Patterns, Actions, and Variables

[pattern] { action }
pattern [{ action }]

Pattern Elements

Patterns control the execution of rules. A rule is executed when its pattern matches the current input record.

/regular expression/ a regular expression
expression a single expression
begpat, endpat a pair of patterns
BEGIN special patterns to supply startup or cleanup actions
BEGINFILE special patterns to supply startup or cleanup actions perfile basis
empty the empty pattern matches every input record

Expressions as Patterns

awk '$1 == "li" { print $2 }' mail-list

Regular Expressions as Patterns

awk '$1 ~ /li/ { print $2 }' mail-list
awk '/edu/ && /li/' mail-list
awk '/edu/ || /li/' mail-list
awk '! /li/' mail-list

Specifying Record Ranges with Patterns

A range pattern is used to match ranges of consecutive input records.


cat myfile
no      first   100     65
on      user1   1       12
on      user2   4       345
off     user3   12      73
no      last    2       123

awk '$1 == "on", $1 == "off" { printf "%s %-3s %-3s\n", $2, $3, $4 }' myfile

The BEGIN and END Special Patterns

The BEGIN and END patterns supply startup and cleanup actions.
BEGIN and END rules must have actions.

Startup and cleanup actions

awk 'BEGIN { print "Analysis of \"li\"" }
   /li/ { ++n }
   END { print "\"li\" appears in", n, "records." }' mail-list

Input/output from BEGIN and END rules


  • Be aware of referencing $0.
  • The next and nextfile statements are not allowed.

The BEGINFILE and ENDFILE Special Patterns

FILENAME is set to the name of the current file, and FNR is set to zero. ERRNO is set. The next statement is not allowed.

The Empty Pattern

An empty pattern match every input record.

awk '{ print $1 }' mail-list

Using Shell Variables in Programs

  • Variable substitution via quoting:
printf "Enter search pattern: "; read pattern
Enter search pattern: ri
awk '$1 ~ '"/$pattern/"'{ nmatches++ }
END { print nmatches, "found."}' mail-list
1 found.
  • awk’s variable assignment, assign the shell variable’s value to an awk variable.
printf "Enter search pattern: "; read pattern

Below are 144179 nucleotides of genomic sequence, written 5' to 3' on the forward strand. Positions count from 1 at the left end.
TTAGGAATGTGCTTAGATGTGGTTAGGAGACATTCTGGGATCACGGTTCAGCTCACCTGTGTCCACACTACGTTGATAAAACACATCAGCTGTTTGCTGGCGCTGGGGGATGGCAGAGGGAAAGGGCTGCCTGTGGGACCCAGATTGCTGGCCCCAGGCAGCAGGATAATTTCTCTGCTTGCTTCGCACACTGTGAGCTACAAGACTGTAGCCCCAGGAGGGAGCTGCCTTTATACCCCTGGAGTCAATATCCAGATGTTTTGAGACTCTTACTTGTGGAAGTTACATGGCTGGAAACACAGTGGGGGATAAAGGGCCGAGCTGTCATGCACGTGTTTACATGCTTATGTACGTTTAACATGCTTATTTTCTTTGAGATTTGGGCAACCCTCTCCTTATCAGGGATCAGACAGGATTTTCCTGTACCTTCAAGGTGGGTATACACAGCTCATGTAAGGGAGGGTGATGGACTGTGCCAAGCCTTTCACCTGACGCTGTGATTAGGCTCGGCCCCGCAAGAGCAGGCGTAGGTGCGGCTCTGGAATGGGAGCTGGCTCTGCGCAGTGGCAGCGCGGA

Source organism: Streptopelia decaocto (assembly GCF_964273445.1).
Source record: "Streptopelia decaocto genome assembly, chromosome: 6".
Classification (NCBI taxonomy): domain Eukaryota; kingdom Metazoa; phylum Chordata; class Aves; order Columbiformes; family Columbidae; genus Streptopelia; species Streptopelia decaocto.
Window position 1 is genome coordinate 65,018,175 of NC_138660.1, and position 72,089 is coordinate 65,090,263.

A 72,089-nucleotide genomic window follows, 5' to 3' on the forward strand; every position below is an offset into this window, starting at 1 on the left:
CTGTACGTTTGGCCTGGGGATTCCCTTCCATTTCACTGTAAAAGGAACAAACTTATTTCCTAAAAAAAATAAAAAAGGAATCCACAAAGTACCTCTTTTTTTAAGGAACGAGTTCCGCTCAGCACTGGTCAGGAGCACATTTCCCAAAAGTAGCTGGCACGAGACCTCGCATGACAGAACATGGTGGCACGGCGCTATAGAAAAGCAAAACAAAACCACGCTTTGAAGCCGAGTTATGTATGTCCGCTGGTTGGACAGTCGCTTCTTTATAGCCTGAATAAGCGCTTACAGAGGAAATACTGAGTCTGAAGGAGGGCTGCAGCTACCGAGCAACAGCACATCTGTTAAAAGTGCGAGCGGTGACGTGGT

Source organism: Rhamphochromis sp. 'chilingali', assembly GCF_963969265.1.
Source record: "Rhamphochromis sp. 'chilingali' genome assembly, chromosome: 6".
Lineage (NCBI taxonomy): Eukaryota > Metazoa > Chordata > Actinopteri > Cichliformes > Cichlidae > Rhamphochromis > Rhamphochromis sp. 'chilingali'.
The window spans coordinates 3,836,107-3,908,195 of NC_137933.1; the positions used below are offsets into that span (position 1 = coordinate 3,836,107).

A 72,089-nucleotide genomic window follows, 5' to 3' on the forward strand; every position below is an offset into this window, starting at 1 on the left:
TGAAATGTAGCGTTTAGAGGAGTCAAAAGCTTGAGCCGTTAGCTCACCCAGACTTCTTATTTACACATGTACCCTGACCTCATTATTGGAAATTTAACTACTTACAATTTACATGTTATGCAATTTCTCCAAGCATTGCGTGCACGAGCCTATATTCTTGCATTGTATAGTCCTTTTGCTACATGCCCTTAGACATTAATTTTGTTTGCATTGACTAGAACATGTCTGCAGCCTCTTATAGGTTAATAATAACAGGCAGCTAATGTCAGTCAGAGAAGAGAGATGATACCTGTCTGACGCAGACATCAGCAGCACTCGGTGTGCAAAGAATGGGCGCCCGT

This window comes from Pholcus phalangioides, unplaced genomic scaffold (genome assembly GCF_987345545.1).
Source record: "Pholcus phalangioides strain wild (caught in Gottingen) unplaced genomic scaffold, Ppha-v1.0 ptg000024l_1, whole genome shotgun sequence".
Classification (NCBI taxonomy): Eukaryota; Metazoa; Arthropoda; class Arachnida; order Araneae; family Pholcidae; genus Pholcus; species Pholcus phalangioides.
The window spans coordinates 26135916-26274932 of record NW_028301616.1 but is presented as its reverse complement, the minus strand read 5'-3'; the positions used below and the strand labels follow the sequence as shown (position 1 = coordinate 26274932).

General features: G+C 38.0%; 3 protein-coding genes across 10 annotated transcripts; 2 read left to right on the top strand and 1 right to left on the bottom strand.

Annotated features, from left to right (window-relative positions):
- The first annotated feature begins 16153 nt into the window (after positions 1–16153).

Enter search pattern: li
awk -v pat="$pattern" '$1 ~ pat { nmatches++ }
END { print nmatches, "found."}' mail-list
2 found.


An action consists of one or more awk statements.
Action could be omitted if pattern i defined.
awk '/li/' mail-list

Types of statements:

  • Expressions
  • Control statements
  • Compound statements
  • Input statements
  • Output statements
  • Deletion statements

Control Statements in Actions

The if-else Statement

if (condition) then-body [else else-body]

awk '{ if ( $2 ~ /99/ ) print }' mail-list

The while Statement

while (condition)
awk '{ i = 1 ; while ( i <= 3 ) { print $i ; i++ } }' inventory-shipped

The do-while Statement

while (`condition`)
awk '{ i = 1 ; do { print $0 ; i++ } while ( i <= 5 ) }' inventory-shipped

The for Statement

for (initialization; condition; increment)
awk '{ for ( i = 1 ; i <= 3 ; i++ ) print $i }' inventory-shipped

The switch Statement

switch (expression) {
case value or regular expression:
awk '{ switch ($1) {
case "Bill":
    print $1, "was here"
case "Julie":
    print $1, "was here"
} }' mail-list

The break Statement

The break statement jumps out of the innermost for , while , or do loop.

The continue Statement

The continue statement is used only inside for , while , and do loops causing the next cycle around the loop to begin immediately.

The next Statement

The next statement forces awk to immediately stop processing the current record and go on to the next record.

awk '{ if ( $1 !~ /Bill|Julie/ ) next ; else print }' mail-list

The nextfile Statement

The nextfile statement instructs awk to stop processing the current datafile.

awk '{ if ( $1 !~ /Bill|Julie/ ) print ; else nextfile }' mail-list

The exit Statement

exit [return code]

awk '{ if ( $1 == "Bill" ) exit 1 "Bill scares me" ; else print }' mail-list

Predefined Variables

Built-in Variables That Control awk

BINMODE # specifies use of binary mode for all I/O
CONVFMT controls the conversion of numbers to strings (“%.6g”)
FIELDWIDTHS # space-separated list of columns
FPAT # regexp that tells gawk to create the fields based on regexp match
FS input field separator
IGNORECASE # if non-zero/null, comparison & regexp matching are case-independent
LINT # if true, provides warnings about constructs
OFMT controls the conversion of numbers to strings
OFS output field separator
ORS output record separator
PREC # working precision of arbitrary-precision floating-point numbers
ROUNDMODE # rounding mode to use for arbitrary-precision arithmetic on numbers
RS input record separator
SUBSEP subscript separator used in indices of array’s separation
TEXTDOMAIN # used for internationalization (“messages”)

Built-in Variables That Convey Information

ARGC number of command-line arguments
ARGV command-line arguments stored in an array
ARGIND # index in ARGV of the current file
ENVIRON associative array containing the values of the environment
ERRNO # string describing the error (getline or close)
FILENAME name of the current input file
FNR current record number in the current file
NF number of fields in the current input record
FUNCTAB # array of all functions in the program
NR number of input records awk has processed
PROCINFO # array of informations about the running awk program
RLENGTH length of the substring matched by match()
RSTART start index in characters of the substring matched by match()
RT # input text that matched the text denoted by RS
SYMTAB # array of all defined global variables and arrays in the program
awk -v foo=4 'BEGIN { SYMTAB["foo"] = "toto" ; print foo, ENVIRON["HOME"] }'

Using ARGC and ARGV

awk 'BEGIN { for ( i = 0 ; i < ARGC ; i++ )
printf "\tARGV[%d] = %s\n", i, ARGV[i] }' toto tata